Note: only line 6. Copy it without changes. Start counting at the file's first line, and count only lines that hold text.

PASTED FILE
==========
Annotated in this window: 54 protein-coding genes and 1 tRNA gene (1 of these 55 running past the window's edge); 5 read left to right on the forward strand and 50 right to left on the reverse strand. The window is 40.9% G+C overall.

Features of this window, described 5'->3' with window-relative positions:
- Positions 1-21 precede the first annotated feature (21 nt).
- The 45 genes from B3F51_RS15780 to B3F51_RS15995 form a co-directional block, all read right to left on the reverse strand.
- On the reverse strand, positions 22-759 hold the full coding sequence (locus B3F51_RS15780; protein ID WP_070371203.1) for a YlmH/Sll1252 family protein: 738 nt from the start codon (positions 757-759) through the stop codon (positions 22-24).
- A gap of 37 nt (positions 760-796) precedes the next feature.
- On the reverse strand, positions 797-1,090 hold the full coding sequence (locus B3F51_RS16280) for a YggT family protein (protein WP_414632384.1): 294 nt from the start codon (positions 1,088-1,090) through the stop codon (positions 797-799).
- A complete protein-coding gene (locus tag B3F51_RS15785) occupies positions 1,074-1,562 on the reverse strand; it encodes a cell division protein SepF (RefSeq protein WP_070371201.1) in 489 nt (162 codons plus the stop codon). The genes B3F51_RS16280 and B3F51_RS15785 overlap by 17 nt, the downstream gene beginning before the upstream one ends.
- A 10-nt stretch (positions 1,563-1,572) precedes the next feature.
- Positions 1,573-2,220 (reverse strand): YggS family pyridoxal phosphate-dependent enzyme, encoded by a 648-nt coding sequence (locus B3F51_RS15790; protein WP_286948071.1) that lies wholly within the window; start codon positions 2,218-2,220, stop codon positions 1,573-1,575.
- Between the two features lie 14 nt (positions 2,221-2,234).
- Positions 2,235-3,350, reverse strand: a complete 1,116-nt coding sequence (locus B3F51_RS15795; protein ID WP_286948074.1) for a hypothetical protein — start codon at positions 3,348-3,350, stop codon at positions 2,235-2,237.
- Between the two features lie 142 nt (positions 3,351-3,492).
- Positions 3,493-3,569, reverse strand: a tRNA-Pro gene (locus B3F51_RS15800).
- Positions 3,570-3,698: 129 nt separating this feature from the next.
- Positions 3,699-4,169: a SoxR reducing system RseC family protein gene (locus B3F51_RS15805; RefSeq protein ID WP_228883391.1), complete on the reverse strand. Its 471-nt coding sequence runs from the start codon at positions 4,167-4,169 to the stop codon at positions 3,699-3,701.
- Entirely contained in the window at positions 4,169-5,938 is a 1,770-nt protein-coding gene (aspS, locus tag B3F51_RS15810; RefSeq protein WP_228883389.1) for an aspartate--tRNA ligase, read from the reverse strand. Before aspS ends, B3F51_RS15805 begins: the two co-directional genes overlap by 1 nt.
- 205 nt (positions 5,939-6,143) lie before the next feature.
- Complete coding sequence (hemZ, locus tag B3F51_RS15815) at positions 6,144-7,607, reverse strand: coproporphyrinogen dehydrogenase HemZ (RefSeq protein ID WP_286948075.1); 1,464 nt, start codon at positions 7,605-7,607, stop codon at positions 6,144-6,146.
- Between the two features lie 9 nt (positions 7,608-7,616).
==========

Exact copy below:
- A gap of 37 nt (positions 760-796) precedes the next feature.